In Africa, the role of indigenous goats in smallholder livestock production is growing rapidly as keeping them is often the only practical way to use vast ranges of grasslands that cannot be used for crop production. There is evidence of local goat breeds being better able to withstand the increasingly harsh environmental conditions that come with climate change including higher temperatures, lower quality diets and greater disease challenge.

Unfortunately, not enough has been done to generate information about the genetic resources available and it is feared that many goat populations could disappear before they are even identified. Mekuriaw attributed the gaps in knowledge on goats globally, and in Africa specifically, to deficiencies in research methods. While it is indeed possible that there is low genetic variation between goat populations in Africa and beyond due to uncontrolled and random mating within flocks as well as huge population movement in between regions, inefficient technical and statistical data management have contributed to conclusions drawn from research so far.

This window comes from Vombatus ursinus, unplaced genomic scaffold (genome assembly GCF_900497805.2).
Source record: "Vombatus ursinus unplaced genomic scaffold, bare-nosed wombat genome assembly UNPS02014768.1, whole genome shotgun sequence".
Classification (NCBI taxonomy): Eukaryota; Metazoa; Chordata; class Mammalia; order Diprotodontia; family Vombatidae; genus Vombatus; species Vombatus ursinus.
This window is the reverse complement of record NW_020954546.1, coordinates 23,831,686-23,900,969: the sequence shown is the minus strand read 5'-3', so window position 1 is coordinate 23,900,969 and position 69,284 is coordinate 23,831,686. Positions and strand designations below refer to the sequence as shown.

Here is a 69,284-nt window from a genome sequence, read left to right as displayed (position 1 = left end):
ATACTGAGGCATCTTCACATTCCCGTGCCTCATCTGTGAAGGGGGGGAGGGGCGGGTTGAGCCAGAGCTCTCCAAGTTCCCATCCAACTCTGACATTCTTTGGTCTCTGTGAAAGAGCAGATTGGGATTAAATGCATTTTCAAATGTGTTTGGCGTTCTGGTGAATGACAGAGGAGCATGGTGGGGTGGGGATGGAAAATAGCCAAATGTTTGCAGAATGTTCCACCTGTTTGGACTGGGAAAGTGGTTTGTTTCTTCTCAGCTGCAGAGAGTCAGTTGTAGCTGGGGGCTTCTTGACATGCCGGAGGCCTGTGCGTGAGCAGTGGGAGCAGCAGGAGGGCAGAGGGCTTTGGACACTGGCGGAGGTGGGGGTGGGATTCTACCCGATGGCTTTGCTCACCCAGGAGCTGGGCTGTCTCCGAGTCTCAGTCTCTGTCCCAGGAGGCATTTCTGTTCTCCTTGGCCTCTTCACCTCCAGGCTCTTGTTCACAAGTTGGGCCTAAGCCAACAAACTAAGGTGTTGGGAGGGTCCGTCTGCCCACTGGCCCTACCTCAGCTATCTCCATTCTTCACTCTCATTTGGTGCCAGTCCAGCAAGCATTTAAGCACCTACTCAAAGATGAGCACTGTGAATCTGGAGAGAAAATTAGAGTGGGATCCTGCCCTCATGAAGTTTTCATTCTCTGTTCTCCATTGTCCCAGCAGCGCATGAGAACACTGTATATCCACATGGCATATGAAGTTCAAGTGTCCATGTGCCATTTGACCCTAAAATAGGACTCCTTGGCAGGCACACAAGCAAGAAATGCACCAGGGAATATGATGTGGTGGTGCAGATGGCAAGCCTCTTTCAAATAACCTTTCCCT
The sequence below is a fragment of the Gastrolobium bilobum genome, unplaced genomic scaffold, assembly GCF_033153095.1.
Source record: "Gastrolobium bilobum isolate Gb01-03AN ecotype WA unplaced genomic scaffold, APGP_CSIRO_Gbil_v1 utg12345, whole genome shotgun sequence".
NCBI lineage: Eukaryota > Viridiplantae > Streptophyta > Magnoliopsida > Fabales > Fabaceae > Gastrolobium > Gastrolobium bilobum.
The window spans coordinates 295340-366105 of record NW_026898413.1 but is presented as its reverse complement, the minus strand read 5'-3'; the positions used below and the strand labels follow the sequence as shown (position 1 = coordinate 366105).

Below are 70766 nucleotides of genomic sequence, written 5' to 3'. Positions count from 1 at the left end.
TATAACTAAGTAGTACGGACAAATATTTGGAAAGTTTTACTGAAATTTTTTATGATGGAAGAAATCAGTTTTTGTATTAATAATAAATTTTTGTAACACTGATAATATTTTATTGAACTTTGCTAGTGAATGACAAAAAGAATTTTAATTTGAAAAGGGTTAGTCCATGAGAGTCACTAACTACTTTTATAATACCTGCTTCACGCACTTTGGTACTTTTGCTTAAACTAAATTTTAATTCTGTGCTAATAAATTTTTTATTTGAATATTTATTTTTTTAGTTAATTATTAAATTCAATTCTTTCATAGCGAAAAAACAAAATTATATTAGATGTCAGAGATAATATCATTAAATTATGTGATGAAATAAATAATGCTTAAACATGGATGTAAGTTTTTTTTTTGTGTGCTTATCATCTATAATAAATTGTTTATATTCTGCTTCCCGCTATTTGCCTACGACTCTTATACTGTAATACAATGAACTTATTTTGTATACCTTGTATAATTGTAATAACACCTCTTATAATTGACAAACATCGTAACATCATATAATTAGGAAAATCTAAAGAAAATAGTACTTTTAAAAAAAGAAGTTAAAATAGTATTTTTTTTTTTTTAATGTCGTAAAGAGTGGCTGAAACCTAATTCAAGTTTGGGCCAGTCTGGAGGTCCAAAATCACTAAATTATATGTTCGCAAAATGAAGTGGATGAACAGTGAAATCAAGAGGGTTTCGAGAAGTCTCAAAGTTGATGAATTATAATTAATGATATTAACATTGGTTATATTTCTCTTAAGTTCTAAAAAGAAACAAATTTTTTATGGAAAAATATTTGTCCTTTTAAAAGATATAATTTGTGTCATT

Mekuriaw, a PhD student from the University of Addis Ababa in Ethiopia, is currently attached to the BecA-led research project “Harnessing genetic diversity for improved goat productivity” under the ABCF fellowship program. Through this component of his PhD research which is supervised at the BecA-ILRI Hub by project Principal Investigator Dr Morris Agaba, Mekuriaw hopes to establish the extent of diversity among indigenous goat breeds in Ethiopia. He also hopes to map out the genes responsible for growth and twinning and thus contribute to the establishment of a breeding strategy that will select goats for those traits. In addition, he is also developing a molecular tool, DNA profiling, which enables the determination of pedigree of the animals which will also be used in the establishment of the breeding strategy.